MSI’s GS66 Stealth hands-on: gaming is better with the RTX 3080 and QHD


I had hoped that MSI’s GS66 Stealth for 2021 would look and feel a little different than last year’s model — not that the 2020 version was particularly busted in any major way. In fact, the previous model was a few nips and tucks shy of reaching Razer’s high bar for gaming laptop design. But while the outside shell of this year’s model is exactly the same as last year’s, I can live with that because what’s inside is mostly all-new.

The review unit we were sent was kitted out with the current pinnacle of mobile graphics tech: Nvidia’s new RTX 3080 Max-Q graphics chip, with 16GB of video memory (Nvidia also makes an 8GB variant). MSI also added a gorgeous canvas of a display: a 15.6-inch 1440p (QHD) IPS G-Sync screen with a fast 240Hz refresh rate.

The other specs in the review model are good, too, but not necessarily cutting-edge. It has 16GB of RAM, a 1TB NVMe SSD, and the same big, four-cell 99.99Wh battery that was in the previous iteration. It is equipped with an Intel Core i7-10870H processor, which on paper is a slight step down compared to the Core i7-10875H in the previous model I tested, but I didn’t notice a difference in performance.

Everything from games and websites to desktop backgrounds look so crisp in QHD.

Other minor tweaks worthy of mention include a bump up to Wi-Fi 6E compatibility and Bluetooth 5.2. This laptop has an HDMI 2.0 port, so it’s limited to outputting 4K resolution at up to 60 frames per second. Of the things MSI updated in this year’s GS66, the HDMI port should have been a little higher on the list than Wi-Fi 6E. Razer’s new Blade 15 and 17 Pro each feature HDMI 2.1, allowing 4K output with up to 120 frames per second to really take advantage of the hardware while connected to an external monitor.

The refreshed GS66 Stealth lineup with RTX 30-series chips and either a 1080p or 4K display will be shipping in February, but unfortunately, the model with the QHD display won’t be available until sometime in Q2 2021. MSI doesn’t have a price nailed down for the review configuration, either. Given that assessing value is an important part of the review process, we’re reserving a score until the cost is available.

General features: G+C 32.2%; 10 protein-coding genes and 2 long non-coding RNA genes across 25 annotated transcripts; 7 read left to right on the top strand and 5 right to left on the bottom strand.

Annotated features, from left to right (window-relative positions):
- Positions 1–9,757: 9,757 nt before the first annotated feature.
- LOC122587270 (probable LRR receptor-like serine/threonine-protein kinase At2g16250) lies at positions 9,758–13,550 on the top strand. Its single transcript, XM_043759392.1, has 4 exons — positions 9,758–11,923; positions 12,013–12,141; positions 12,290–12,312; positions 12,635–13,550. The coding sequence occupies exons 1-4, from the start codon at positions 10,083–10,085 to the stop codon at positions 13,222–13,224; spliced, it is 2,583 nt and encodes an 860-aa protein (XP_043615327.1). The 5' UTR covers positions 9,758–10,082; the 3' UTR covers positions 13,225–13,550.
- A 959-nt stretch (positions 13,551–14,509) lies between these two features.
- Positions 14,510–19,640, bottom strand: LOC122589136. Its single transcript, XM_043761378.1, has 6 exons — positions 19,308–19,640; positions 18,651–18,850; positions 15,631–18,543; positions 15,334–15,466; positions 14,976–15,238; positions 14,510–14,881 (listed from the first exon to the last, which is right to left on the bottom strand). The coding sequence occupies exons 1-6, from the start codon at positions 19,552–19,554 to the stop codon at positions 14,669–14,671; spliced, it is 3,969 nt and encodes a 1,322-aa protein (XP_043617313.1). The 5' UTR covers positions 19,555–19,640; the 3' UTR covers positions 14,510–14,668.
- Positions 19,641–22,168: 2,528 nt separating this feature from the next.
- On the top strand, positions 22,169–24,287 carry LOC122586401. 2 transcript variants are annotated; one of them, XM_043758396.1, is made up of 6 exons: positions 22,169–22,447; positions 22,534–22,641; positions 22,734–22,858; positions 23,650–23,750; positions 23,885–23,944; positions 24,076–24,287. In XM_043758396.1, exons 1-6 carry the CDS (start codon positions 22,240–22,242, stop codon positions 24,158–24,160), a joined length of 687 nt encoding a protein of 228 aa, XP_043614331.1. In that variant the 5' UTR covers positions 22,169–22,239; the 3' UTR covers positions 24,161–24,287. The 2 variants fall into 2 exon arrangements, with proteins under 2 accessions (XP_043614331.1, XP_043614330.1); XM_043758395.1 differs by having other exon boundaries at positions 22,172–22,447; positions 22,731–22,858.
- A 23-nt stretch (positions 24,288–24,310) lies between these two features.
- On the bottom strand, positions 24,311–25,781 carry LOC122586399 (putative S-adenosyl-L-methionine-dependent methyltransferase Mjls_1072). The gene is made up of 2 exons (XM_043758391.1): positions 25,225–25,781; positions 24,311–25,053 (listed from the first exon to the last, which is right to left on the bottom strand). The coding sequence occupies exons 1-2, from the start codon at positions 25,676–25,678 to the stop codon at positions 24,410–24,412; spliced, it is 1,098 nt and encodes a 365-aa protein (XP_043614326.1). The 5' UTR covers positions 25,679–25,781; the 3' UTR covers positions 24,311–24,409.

I’ve been testing the flagship configuration of the new GS66 Stealth for a week. General performance outside of gaming felt similarly snappy to last year’s model. A big stack of tabs in Microsoft Edge, alongside Slack and Spotify, didn’t slow this machine down. It didn’t perform nearly as well in our Adobe Premiere Pro export test, though. Tasked with exporting a five-minute, 33-second 4K video, the laptop took six minutes, 30 seconds, compared to the three-minute, 14-second export time that we got with last year’s model. (It wouldn’t be fair not to mention that this configuration has 16GB of RAM versus 32GB in last year’s model, but I plan to retest this once final drivers are released for the GPU.)

MSI GS66 Stealth

Cyberpunk 2077 performed the worst of any recent AAA title I tested, but the numbers are still impressive.

But the real question is: was Nvidia’s latest high-end graphics chip worth the wait — and can it keep up with a QHD display? The short answer is that, like my colleague Tom Warren saw on the desktop version of the RTX 3080, this mobile variant is a big leap over what the last-gen RTX 2080 could provide. Since this is also the first generation of gaming laptops that offer QHD screens, it’s a little hard to compare the two, but there’s no question that games look great.

The RTX 3080 with 16GB of video memory is capable of running some of the most demanding games in QHD well beyond 60 frames per second — with all graphical settings adjusted to max, and with ray tracing and other RTX settings activated, when applicable. That’s an incredible achievement. And if you’re someone who doesn’t always play the latest games as they are released, these specs will afford you even more headroom to power through your backlog, with a fantastic display to enjoy them on to boot. The IPS screen that MSI opted to use is rich with contrast and better viewing angles than I expected, and its G-Sync adaptive sync does a great job of keeping visuals free of artifacts.

I was able to spend time playing Horizon: Zero Dawn, Cyberpunk 2077, Death Stranding, Shadow of the Tomb Raider, and Control, most of which have ray tracing and / or DLSS (deep-learning super sampling) graphical options to take further advantage of this powerful graphics chip. I tested it by running brief snippets of these games at 1440p and 1080p in order to see the gains from playing games at a slightly less demanding resolution.